03 Aug Susan tells J’s story
I am a volunteer advocate from Oxfordshire Advocacy and a Cancer, Older People and Advocacy volunteer.
I first met J at the Churchill Hospital in Oxford prior to her first consultation with the surgeon following a diagnosis of cancer of the uterus (womb). J was a delightful 83-year-old lady, tall, elegant wearing red lipstick and bright red nail varnish on her fingers and toes, and she reminded me of an elderly Meryl Streep. J was a widow, had no immediate family and her next-of-kin was a disabled sister in Birmingham, she did have some very supportive young friends who had young children but who were unable to attend consultations during the day.
The first time we met was at the entrance to the hospital and we went to the gynae outpatients department where a very attractive male doctor (J’s words not mine) told her that the plan was for a hysterectomy within the next few weeks. A Specialist Nurse was in attendance and gave J information about endometrial cancer and treatment. J was not surprised about the plan for surgery, but was determined that she was not going to have chemotherapy as a friend of hers had died following chemotherapy for liver cancer, although she was willing to have radiotherapy. My role at that consultation was to support J in getting across to the medical team that she did not wish to have chemotherapy.
After each hospital visit we went for a drink at the hospital café, which gave J an opportunity to talk about the consultation and any concerns she had.
On one occasion we visited the Maggie’s centre where we spoke to the volunteer staff and received information about Attendance Allowance from the Benefits Advisor.
I visited J at home several times to go through the information that she had been given regarding surgery and treatment options and to help her complete the benefit forms. I supported J at her preoperative assessment and at her consultation after her keyhole hysterectomy. I supported J in discussing her wishes at her appointment with the oncologist. By the second visit to the oncologist the results of the CT scan were known which indicated that there had been further spread, and the plan was for four sessions of palliative radiotherapy. The specialist nurse spoke to J about the support available from the local hospice. However J was very upset as she felt that hospice intervention meant that she was dying. She continued to deteriorate and she asked me to attend for moral support when the specialist nurse from the hospice visited her at home. This meeting went very well and the specialist nurse was able to give J advice on diet and pain management.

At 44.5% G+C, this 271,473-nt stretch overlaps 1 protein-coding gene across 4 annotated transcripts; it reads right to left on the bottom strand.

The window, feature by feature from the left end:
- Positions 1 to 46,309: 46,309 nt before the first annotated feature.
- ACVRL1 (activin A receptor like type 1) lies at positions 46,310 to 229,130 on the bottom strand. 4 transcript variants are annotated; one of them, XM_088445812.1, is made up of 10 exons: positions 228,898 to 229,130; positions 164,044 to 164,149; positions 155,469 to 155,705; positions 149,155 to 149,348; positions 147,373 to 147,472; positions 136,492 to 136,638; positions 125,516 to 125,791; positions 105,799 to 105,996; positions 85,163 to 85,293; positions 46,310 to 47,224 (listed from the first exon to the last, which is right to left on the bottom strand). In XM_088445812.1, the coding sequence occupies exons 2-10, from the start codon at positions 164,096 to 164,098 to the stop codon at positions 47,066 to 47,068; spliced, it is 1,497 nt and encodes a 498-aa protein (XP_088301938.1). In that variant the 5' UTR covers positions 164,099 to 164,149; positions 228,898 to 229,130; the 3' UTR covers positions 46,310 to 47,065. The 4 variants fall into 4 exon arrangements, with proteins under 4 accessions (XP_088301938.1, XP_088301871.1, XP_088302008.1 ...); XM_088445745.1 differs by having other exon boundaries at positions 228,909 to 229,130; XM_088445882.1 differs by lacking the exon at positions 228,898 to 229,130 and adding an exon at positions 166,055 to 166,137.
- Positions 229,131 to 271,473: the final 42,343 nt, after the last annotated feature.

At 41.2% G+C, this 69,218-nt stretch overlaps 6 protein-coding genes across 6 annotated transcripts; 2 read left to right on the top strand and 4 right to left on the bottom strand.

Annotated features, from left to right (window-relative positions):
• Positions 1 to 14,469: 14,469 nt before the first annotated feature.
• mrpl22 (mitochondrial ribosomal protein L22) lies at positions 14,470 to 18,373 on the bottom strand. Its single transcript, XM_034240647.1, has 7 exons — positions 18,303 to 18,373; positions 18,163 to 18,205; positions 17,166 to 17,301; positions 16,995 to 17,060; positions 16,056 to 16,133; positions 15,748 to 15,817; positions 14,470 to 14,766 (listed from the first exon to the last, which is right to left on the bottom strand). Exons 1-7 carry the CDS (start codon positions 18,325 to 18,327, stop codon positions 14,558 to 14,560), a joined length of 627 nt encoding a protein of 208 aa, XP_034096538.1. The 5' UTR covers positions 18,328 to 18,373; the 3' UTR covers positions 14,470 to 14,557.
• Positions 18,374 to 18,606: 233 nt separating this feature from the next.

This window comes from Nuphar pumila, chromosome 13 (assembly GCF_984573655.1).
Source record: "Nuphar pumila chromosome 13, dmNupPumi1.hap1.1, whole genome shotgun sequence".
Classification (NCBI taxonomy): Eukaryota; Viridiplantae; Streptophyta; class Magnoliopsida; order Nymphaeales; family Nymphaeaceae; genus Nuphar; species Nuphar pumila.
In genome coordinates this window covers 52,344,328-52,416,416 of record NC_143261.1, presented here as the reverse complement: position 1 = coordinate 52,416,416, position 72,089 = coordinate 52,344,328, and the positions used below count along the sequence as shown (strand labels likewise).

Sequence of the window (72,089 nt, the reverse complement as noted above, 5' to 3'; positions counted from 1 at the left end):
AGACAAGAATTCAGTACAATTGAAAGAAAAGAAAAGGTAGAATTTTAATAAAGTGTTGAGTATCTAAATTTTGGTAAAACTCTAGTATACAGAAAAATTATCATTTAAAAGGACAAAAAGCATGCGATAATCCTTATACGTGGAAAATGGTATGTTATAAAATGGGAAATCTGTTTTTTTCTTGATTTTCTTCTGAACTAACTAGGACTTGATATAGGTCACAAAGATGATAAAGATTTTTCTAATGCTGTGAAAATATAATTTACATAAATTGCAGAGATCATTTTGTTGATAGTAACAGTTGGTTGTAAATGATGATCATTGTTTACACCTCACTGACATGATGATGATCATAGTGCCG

I went with J for her first two radiotherapy sessions. She telephoned me at the weekend after the first radiotherapy session, extremely distressed and weak saying that she was unable to eat or drink or walk. I visited her at home 40 miles away and supported her to get something to eat and drink and encourage her to take her analgesia.
J never did have any more radiotherapy. I went away and on my return I contacted her and she sounded very frail . I went to visit the following day but when I arrived a neighbour informed me that J had fallen that morning and had been taken into the local A&E department. I visited her there where she was in a lot of pain, frail but cheerful and glad to see me. However over the next week or so her condition deteriorated and I visited her in one of the inpatient wards at the local hospital (she was too unwell to be transferred to the hospice). Unfortunately J had had a stroke and was unresponsive, she looked very comfortable lying in bed with radio 3 playing in the background (J was a lover of classical music and a pianist) and I was still reminded of Meryl Streep. She sadly died the following day.
I was so glad to have met J as part of the Cancer Older People and Advocacy project and to be able to help her through her cancer experience. As she had no friends and family nearby I was able to offer her support, and help her navigate her way through the system and help her ask those often difficult questions and understand the response. I was a shoulder to cry on, someone to give her a hug when she needed it, an arm to guide her through the hospital corridors and in the end someone to push her in a wheelchair to her last radiotherapy appointment. My involvement with J was a real privilege and J was extremely complimentary about the assistance the Cancer Older People and Advocacy project had offered her.
Susan Mackie, Volunteer Advocate, Oxfordshire Advocacy